Rick Pitino is primed to become the first coach to win NCAA men's basketball titles at two schools on Monday night.
ATLANTA (WDRB) – This is the kind of Hall of Fame treatment Rick Pitino received while parking his University of Louisville basketball team one game from the 2013 national championship:
On Saturday night, after U of L defeated Wichita State in the semifinals, Pitino retreated to his suite in a Buckhead hotel with friends Rick Avare, Ralph Willard, Micky Sortel and the Cardinals' assistant coaches.
The Michigan-Syracuse game was on television. As usual, Pitino sat with a notepad. He jotted ideas in persistent pursuit of an edge that U of L could exploit in the final game against the Wolverines Monday night. But the group needed food. A room service order was placed around 11 o'clock.
They waited. And waited. And waited. No food.
The visitors departed for their rooms about 1:15 a.m. About 2 a.m. there was a knock on Pitino's door, one that awakened the coach and his wife, Joanne.
"ROOM SERVICE," the voice announced.
"Room service?" Pitino answered. "We ordered that food more than two hours ago. What am I going to do with seven cheeseburgers at 2 in the morning? There's nobody here."
So don't say that everything has gone Rick Pitino's way over the last week because it hasn't. His son, Richard, was named the head coach at the University Minnesota. Pitino received the phone call confirming that he will be inducted into the Naismith Basketball Hall of Fame in September.
His friend, Jeff Walz, coached the U of L women's team into the NCAA Final Four. His 3-year-old colt, Goldencents, won the Santa Anita Derby, a major prep for the first Saturday in May at Churchill Downs
Monday night at the Georgia Dome, Pitino and Louisville are favored to defeat Michigan for the national title. That would bump Pitino into an exclusive club. He would be just the 14th coach to win at least two titles. But Rick Pitino would be in a Nick Saban-like room of his own because no other coach has won the NCAA basketball championship at two schools.
And the man couldn't get a room-service cheeseburger?
"It took a long time to gain humility," Pitino said. "If I had one regret in life, it wouldn't be what you think. It's that I wasn't more humble at an earlier age."
Life has enriched – and humbled – Pitino. Depending upon when you started following the Rick Pitino Story, this Hall of Fame/Bookend National Titles weekend is something that he was A) destined to achieve or B) an opportunity that he had fumbled.
At 35, Rick Pitino was called The Next Great Coach. Before Pitino hit 60 last September, he was also called The Coach The Game Had Passed By – and a million things in between. Cue the post-game call-in shows from the California (2010), Morehead State (2011) or South Florida (2012) defeats for details.
He's been pursued by the Lakers and fired by the Celtics. He's gone to the Final Four at Providence and lost in the first-round of the NCAA Tournament three times at Louisville. He's been loved and then hated (Kentucky) and hated and then loved (Louisville) by the same group of fans.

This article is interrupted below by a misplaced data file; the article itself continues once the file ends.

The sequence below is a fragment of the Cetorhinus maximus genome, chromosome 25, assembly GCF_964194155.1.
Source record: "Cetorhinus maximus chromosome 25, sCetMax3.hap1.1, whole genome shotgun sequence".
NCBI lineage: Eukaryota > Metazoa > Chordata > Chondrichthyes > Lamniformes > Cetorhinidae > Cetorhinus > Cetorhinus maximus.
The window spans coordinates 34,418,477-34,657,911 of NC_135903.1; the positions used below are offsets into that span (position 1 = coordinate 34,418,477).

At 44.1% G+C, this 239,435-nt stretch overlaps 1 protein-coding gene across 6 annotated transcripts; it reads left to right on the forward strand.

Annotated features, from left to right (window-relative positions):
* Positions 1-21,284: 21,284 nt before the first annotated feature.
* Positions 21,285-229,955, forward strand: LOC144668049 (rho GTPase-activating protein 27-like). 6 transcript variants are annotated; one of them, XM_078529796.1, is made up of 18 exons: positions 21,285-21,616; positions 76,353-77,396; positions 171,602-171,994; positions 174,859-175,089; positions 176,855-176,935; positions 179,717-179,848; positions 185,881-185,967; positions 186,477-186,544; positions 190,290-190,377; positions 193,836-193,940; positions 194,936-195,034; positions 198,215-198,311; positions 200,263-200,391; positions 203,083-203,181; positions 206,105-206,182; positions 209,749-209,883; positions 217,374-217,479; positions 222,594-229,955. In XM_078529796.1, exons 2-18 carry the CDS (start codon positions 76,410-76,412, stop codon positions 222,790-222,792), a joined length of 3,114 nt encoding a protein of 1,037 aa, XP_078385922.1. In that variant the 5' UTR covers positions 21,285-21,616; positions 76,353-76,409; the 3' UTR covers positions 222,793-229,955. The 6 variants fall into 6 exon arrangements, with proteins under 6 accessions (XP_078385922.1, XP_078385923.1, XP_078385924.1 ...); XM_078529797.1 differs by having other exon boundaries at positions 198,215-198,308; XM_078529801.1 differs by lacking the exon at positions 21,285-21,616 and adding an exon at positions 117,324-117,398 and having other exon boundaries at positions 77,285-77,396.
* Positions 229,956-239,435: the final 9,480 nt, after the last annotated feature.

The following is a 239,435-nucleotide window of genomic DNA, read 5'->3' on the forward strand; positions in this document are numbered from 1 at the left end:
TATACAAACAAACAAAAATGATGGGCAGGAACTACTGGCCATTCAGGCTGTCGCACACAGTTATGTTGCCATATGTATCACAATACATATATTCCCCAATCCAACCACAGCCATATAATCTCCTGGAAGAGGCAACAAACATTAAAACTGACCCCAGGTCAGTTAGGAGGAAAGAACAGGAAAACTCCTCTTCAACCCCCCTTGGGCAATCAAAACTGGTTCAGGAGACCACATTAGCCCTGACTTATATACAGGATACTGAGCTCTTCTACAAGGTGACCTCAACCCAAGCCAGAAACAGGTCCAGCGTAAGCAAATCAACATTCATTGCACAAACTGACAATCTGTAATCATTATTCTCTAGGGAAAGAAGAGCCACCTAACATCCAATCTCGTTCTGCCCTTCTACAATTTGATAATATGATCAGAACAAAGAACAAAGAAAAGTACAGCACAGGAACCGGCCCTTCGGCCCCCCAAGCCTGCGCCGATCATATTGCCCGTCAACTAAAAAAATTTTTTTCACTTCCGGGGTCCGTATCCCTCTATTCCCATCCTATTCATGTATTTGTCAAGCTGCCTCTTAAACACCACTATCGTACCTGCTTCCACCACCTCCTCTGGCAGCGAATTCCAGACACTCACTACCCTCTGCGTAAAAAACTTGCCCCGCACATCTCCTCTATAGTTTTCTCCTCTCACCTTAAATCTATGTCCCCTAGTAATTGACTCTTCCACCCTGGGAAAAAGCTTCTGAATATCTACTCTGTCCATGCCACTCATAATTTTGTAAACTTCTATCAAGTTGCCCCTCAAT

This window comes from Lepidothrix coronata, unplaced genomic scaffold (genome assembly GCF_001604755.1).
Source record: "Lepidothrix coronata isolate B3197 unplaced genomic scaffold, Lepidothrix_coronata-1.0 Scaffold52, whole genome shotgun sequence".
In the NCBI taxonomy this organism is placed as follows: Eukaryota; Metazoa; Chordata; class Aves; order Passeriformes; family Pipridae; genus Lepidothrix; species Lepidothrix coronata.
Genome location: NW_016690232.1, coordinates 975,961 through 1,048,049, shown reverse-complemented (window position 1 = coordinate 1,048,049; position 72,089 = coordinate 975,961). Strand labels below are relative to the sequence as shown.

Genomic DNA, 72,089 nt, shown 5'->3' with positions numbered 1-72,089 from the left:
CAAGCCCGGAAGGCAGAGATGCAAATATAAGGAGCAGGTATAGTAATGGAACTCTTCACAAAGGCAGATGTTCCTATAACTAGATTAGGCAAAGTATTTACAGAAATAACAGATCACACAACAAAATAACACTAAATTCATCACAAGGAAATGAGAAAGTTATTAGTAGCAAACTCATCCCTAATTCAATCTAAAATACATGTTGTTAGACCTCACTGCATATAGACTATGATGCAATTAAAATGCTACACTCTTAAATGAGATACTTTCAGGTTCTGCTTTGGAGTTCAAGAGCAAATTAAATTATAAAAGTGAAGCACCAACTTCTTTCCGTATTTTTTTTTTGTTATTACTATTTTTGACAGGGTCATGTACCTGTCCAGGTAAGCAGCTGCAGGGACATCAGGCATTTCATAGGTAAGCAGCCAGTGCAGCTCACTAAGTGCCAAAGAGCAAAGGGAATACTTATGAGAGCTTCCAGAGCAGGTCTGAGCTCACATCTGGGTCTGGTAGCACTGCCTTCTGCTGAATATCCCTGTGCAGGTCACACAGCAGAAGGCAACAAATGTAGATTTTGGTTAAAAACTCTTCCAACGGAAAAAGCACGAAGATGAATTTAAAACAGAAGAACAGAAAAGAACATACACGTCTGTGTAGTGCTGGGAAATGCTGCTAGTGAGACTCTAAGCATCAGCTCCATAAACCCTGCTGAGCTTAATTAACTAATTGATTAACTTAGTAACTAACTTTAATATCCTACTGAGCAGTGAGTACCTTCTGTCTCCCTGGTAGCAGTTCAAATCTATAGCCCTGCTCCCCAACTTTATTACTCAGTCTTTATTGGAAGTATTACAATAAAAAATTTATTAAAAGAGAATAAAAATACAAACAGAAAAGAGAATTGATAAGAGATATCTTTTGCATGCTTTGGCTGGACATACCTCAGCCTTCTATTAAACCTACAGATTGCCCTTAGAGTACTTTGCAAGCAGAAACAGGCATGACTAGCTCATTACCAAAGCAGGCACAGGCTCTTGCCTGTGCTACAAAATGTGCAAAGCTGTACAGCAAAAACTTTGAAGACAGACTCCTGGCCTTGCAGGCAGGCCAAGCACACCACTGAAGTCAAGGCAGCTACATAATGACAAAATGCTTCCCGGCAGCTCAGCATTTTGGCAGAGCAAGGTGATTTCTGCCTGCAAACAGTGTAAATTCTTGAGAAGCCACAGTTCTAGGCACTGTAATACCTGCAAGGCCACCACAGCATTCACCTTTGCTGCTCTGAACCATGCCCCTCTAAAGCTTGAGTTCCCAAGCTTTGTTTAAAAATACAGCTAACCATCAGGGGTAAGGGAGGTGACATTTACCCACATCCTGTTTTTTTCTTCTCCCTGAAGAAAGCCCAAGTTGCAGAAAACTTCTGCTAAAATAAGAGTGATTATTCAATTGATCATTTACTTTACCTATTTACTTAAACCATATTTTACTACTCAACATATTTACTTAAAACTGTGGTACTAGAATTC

Life roughed Pitino up with the loss of his infant son, Daniel, at Providence in 1987 as well as the death of his brother-in-law and best friend, Billy Minardi, in the September 11 tragedy at the World Trade Center. When it appeared that he had Louisville rolling toward greatness in 2009, his team melted down as the tournament's overall Number One seed and then his life became a surreal and stinging tabloid tale.
But Rick Pitino has never been boring, never surrendered and never stopped believing that he could do great things.
"There's nobody as resilient as Rick Pitino," said Willard, one of Pitino's closest friends as well as a guy who has worked for him with the Knicks, UK and Louisville.
"You might knock him down, but you're not going to run him over. He's not going to let that happen. He was never motivated by what people were saying about him. He was motivated by defeat, getting back up and accepting a challenge. Even when he's down, Rick has an amazing ability to get back up and focus on the big picture."
The big picture is this: Rick Pitino has never been more relevant and formidable than he is today. He's about to prove he can do at 60 what he did at 43.
The work that he has done putting this team together and coaching the Cardinals to 34 victories ranks with any work he did at Boston University, Providence, the Knicks, UK or the Celtics.
Pitino has shown he can take guys that everybody wanted (Peyton Siva, Chane Behanan), guys that a few people wanted (Gorgui Dieng, Russ Smith) and guys that nobody wanted (Luke Hancock, Tim Henderson) and build a team that plays the best defense in the nation and uncovers unusual ways to win games. Some nights it's turnovers and layups. Other nights it's three-point shots. Every night it's entertaining.
He jokes and kids and laughs with his players more than he ever has, coaching like a guy who understands how precious seasons like this season truly are.
"You really have to believe in your faith," Pitino said. "I don't care what I face, I can fight it."
Rick Pitino has fought it, all right – all the way to the brink of history Monday night in the Georgia Dome.